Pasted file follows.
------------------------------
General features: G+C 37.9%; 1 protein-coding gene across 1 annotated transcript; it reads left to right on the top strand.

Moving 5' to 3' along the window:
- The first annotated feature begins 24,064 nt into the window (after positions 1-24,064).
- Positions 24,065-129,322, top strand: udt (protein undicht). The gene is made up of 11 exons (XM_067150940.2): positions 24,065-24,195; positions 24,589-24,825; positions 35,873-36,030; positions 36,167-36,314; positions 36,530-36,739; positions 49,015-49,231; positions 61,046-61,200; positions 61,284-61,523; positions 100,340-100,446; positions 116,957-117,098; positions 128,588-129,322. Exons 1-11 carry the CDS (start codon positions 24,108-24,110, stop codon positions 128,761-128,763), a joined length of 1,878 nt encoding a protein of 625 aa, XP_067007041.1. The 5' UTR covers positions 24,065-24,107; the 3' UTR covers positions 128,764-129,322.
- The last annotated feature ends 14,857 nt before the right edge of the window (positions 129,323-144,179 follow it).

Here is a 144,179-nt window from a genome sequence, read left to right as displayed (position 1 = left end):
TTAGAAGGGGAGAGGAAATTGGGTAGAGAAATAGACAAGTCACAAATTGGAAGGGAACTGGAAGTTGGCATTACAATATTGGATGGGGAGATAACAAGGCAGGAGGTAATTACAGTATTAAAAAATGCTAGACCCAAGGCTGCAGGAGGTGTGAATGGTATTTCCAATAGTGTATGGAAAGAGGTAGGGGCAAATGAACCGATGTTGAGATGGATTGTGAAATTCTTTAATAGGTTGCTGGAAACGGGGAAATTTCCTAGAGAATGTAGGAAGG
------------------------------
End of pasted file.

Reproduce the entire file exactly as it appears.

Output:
General features: G+C 37.9%; 1 protein-coding gene across 1 annotated transcript; it reads left to right on the top strand.

Moving 5' to 3' along the window:
- The first annotated feature begins 24,064 nt into the window (after positions 1-24,064).
- Positions 24,065-129,322, top strand: udt (protein undicht). The gene is made up of 11 exons (XM_067150940.2): positions 24,065-24,195; positions 24,589-24,825; positions 35,873-36,030; positions 36,167-36,314; positions 36,530-36,739; positions 49,015-49,231; positions 61,046-61,200; positions 61,284-61,523; positions 100,340-100,446; positions 116,957-117,098; positions 128,588-129,322. Exons 1-11 carry the CDS (start codon positions 24,108-24,110, stop codon positions 128,761-128,763), a joined length of 1,878 nt encoding a protein of 625 aa, XP_067007041.1. The 5' UTR covers positions 24,065-24,107; the 3' UTR covers positions 128,764-129,322.
- The last annotated feature ends 14,857 nt before the right edge of the window (positions 129,323-144,179 follow it).

Here is a 144,179-nt window from a genome sequence, read left to right as displayed (position 1 = left end):
TTAGAAGGGGAGAGGAAATTGGGTAGAGAAATAGACAAGTCACAAATTGGAAGGGAACTGGAAGTTGGCATTACAATATTGGATGGGGAGATAACAAGGCAGGAGGTAATTACAGTATTAAAAAATGCTAGACCCAAGGCTGCAGGAGGTGTGAATGGTATTTCCAATAGTGTATGGAAAGAGGTAGGGGCAAATGAACCGATGTTGAGATGGATTGTGAAATTCTTTAATAGGTTGCTGGAAACGGGGAAATTTCCTAGAGAATGTAGGAAGG